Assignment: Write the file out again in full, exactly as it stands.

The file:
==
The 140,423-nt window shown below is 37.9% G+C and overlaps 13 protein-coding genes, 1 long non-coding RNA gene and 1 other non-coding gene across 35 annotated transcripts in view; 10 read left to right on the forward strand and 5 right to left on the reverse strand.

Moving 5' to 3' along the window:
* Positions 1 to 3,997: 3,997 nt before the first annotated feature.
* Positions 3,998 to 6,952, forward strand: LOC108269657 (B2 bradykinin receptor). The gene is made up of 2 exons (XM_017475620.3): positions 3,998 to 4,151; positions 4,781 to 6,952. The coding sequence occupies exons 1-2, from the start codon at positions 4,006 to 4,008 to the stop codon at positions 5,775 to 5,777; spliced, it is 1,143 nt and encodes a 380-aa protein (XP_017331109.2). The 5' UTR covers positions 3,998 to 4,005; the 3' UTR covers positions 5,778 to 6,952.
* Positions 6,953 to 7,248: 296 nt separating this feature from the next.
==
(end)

The 140,423-nt window shown below is 37.9% G+C and overlaps 13 protein-coding genes, 1 long non-coding RNA gene and 1 other non-coding gene across 35 annotated transcripts in view; 10 read left to right on the forward strand and 5 right to left on the reverse strand.

Moving 5' to 3' along the window:
* Positions 1 to 3,997: 3,997 nt before the first annotated feature.
* Positions 3,998 to 6,952, forward strand: LOC108269657 (B2 bradykinin receptor). The gene is made up of 2 exons (XM_017475620.3): positions 3,998 to 4,151; positions 4,781 to 6,952. The coding sequence occupies exons 1-2, from the start codon at positions 4,006 to 4,008 to the stop codon at positions 5,775 to 5,777; spliced, it is 1,143 nt and encodes a 380-aa protein (XP_017331109.2). The 5' UTR covers positions 3,998 to 4,005; the 3' UTR covers positions 5,778 to 6,952.
* Positions 6,953 to 7,248: 296 nt separating this feature from the next.